It comes after the Eastern European country declared a 30-day state of emergency following the Kremlin’s incendiary decision to recognise the independence of two separatist-controlled territories and said it was deploying troops.
The prime minister yesterday described the actions as an “invasion” of a sovereign country and imposed a series of sanctions of Russian banks and three oligarchs linked to the Russian president Vladimir Putin.
Updating MPs at prime minister’s questions, Mr Johnson said: “In light of the increasingly threatening behaviour from Russia, and in line with our previous support, the UK will shortly be providing a further package of military support to Ukraine.
He added: “This will include lethal aid in the form of defensive weapons and non-lethal aid”.
The government has previously ruled out sending British soldiers to the region, but has previously sent elite troops to help train Ukraine forces and anti-tank weapons to the country’s government.
Last month, a shipment of 200,000 pounds “lethal aid”, including ammunition for frontline defenders, also arrived in Ukraine from the United States.
The announcement of further military aid to the region follows the unveiling of the government’s initial tranche of sanctions against the Kremlin, with Mr Johnson insisting the the Russian president was bent on a “full-scale invasion” of Ukraine.
However, the sanctions were labelled “tepid” by a leading Kremlin critic Bill Browder, the financier behind the Magnitsky Act targeting Russian human rights abusers, and unlikely to deter Mr Putin from further aggression against the Eastern European country.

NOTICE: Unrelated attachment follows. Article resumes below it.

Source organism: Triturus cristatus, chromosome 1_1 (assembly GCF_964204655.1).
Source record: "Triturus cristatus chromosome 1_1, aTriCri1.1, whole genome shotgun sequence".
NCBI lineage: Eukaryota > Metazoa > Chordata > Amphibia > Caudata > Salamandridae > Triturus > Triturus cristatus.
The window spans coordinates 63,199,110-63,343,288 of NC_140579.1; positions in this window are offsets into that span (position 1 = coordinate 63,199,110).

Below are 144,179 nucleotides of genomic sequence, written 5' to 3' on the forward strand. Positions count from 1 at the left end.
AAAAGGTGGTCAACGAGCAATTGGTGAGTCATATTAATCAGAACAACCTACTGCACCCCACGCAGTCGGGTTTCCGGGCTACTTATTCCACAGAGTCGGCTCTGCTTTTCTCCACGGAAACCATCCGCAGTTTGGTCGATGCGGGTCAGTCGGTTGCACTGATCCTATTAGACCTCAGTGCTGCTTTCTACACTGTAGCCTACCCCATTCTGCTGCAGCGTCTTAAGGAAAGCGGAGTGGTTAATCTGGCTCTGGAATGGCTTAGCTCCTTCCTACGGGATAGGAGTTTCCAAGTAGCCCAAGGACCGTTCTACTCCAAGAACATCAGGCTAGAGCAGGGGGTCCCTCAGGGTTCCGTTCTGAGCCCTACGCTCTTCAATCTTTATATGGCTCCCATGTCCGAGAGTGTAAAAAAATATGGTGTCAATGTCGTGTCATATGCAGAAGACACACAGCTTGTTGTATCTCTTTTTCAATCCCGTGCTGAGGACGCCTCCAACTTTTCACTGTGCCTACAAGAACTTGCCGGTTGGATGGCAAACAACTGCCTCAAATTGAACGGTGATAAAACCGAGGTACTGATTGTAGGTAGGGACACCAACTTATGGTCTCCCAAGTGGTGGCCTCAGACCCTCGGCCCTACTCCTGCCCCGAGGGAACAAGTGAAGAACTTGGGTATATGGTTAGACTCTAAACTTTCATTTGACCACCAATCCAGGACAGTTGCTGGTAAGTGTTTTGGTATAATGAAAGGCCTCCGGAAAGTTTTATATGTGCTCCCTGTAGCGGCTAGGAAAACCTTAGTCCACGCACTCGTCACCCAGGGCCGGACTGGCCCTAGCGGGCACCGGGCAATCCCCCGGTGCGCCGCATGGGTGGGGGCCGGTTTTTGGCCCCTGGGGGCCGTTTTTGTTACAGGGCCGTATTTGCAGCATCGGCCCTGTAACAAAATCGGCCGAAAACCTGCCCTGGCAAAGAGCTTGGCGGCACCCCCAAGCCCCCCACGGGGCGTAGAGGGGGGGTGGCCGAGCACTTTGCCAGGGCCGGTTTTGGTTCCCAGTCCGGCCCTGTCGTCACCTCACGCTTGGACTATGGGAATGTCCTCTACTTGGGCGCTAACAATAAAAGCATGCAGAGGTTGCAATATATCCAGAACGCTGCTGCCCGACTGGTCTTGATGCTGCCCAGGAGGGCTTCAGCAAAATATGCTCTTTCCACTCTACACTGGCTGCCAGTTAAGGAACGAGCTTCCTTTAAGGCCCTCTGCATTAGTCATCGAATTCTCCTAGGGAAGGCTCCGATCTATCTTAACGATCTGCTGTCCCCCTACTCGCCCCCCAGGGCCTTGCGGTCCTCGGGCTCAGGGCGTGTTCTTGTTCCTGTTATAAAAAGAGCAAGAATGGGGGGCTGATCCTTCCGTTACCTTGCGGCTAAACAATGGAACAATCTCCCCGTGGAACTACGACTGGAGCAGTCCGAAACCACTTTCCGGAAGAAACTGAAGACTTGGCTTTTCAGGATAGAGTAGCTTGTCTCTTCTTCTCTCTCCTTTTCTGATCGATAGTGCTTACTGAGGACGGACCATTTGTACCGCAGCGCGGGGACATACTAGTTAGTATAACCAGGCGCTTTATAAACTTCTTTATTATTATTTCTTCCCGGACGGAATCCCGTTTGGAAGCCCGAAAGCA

During prime minister’s questions, Sir Keir Starmer, the Labour leader, also pressed Mr Johnson to impose further sanctions on Moscow.
“There has already been an invasion,” he insisted. “There is clearly concern across the House that his strategy, I accept unintentionally, could send the wrong message.
“So, if the prime minister brings forward his full package of sanctions including excluding Russians from financial mechanisms like SWITCH and a ban on trading in Russian sovereign debt, he will have the full support of the House. Will he do so?”
Boris Johnson replied: “What we want to see is de-escalation by Vladimir Putin. There is still hope that he will see sense, but we are ready very rapidly to escalate our sanctions as I have set out.”
The prime minister also insisted that “any Russian entity, any Russian individual” and members of the Russian parliament could now be targeted by UK sanctions if needed.
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